Should You Buy a Mix or Make Your Own?

Ultimately, it’s up to you whether you want to buy bird seed or mix your own. Mixing your own seed can be time-consuming, but it could save you money in some cases and develop the perfect mix of seeds for the birds in your yard without wasting money on extra seed that the species of birds in your yard don’t like.

Many packaged bird seed bags contain a mix of ingredients to attract a variety of birds, but they often also contain filler ingredients that don’t really interest most birds.

Whether you’re buying seed or making it your own, here’s what common backyard birds will be drawn to.

Do Price and Quality Matter?

As the saying goes, you get what you pay for. Cheap bird seed can be plenty effective at providing birds with quality nutrition all year, but be sure to check on the ingredients before purchasing.

Many inexpensive bird seed mixtures (and some expensive ones) will include filler ingredients that birds don’t care for. While they look good and won’t harm birds, they probably won’t cause birds to flock to your feeders, and they likely won’t end up getting eaten.

For example, many bird seeds contain foods like milo or oats which aren’t of much interest to the vast majority of birds in American bird watchers’ backyards. Many birds will likely pick through the seed for more desirable ingredients, meaning that while you are technically getting a lot of pounds’ worth of seed, you’ll be stuck filling up your feeders more often to restock the birds’ favorites.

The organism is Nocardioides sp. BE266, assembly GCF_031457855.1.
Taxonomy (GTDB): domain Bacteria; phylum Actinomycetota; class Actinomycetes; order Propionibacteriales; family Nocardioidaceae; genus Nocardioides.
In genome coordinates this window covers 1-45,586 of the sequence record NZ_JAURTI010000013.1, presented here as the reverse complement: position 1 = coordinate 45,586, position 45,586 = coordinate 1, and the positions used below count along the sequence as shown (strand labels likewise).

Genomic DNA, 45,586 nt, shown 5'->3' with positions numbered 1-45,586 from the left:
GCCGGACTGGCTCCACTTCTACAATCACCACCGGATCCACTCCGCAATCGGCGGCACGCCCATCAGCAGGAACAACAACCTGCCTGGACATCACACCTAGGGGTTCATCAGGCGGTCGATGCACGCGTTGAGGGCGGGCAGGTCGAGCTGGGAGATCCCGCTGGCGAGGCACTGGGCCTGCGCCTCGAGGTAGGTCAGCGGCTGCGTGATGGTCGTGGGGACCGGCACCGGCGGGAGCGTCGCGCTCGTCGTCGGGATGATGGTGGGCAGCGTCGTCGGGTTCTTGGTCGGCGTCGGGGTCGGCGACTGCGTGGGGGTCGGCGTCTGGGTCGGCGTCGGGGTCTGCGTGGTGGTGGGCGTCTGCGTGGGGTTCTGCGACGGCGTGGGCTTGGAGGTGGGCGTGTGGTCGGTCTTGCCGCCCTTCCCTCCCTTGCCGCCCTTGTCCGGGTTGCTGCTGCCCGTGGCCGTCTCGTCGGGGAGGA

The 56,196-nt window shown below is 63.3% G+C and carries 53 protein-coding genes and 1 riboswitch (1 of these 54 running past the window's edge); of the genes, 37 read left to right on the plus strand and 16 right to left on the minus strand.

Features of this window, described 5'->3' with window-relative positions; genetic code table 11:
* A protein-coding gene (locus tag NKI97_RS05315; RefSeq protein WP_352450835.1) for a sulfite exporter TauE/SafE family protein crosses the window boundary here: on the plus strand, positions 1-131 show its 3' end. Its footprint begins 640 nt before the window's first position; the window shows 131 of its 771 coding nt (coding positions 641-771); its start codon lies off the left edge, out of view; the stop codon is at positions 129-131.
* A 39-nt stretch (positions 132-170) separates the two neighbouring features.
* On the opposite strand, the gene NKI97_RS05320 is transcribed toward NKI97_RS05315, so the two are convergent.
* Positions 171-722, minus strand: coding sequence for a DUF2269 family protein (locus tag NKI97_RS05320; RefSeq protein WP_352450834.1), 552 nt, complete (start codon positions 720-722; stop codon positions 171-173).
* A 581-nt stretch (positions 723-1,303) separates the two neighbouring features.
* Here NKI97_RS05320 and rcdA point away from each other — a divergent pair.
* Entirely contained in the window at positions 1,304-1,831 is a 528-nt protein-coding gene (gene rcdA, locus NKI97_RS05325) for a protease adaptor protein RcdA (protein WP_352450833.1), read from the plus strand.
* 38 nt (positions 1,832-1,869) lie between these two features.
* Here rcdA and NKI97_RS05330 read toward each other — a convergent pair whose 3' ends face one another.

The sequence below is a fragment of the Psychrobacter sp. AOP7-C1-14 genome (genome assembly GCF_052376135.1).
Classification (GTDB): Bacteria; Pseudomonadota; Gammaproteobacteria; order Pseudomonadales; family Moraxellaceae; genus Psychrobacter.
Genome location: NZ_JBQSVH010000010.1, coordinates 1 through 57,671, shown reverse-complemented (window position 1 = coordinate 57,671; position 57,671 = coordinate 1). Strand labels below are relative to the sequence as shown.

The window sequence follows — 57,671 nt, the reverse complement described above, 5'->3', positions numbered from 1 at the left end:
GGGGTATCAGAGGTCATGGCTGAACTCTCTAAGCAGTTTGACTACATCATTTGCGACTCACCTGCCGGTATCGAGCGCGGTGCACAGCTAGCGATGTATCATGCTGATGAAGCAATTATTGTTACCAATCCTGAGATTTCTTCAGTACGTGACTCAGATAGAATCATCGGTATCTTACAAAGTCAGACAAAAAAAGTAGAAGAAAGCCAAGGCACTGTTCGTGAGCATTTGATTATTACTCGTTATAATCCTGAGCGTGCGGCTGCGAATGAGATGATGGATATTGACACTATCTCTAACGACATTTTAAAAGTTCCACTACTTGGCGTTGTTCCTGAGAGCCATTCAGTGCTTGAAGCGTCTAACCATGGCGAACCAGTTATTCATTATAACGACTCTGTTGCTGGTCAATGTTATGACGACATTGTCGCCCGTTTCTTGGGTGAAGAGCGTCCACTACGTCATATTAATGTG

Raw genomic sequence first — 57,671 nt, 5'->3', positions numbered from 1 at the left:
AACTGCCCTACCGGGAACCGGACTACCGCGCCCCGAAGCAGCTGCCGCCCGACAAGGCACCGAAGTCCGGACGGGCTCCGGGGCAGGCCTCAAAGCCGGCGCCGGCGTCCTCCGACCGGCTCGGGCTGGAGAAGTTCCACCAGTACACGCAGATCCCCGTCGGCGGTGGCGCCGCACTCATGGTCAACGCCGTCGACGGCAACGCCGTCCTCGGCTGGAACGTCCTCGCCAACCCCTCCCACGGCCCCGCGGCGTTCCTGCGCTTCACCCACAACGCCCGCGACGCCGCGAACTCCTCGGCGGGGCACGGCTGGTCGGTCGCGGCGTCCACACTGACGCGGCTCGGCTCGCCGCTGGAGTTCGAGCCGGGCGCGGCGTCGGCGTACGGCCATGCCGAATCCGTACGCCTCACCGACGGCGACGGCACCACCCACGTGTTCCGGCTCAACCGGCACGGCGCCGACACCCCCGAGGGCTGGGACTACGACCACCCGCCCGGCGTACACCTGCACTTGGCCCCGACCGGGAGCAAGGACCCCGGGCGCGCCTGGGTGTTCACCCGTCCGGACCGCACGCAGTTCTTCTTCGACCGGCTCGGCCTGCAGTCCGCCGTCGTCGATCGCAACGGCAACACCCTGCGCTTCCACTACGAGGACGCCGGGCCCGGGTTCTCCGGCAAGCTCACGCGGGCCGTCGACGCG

A bird seed mix that skips the filler ingredients in favor of high-quality seeds will provide more bang for your buck. Here’s a quick breakdown of which seeds birds like and which ones they don’t.

Sunflower Seeds

If you’re just looking to feed birds and don’t care which ones, sunflower seeds are a pretty safe bet. From larger birds like cardinals, grosbeaks, and blue jays down to smaller finches, nuthatches, and chickadees, tons of birds eat sunflower seeds. Some woodpeckers are even a possibility.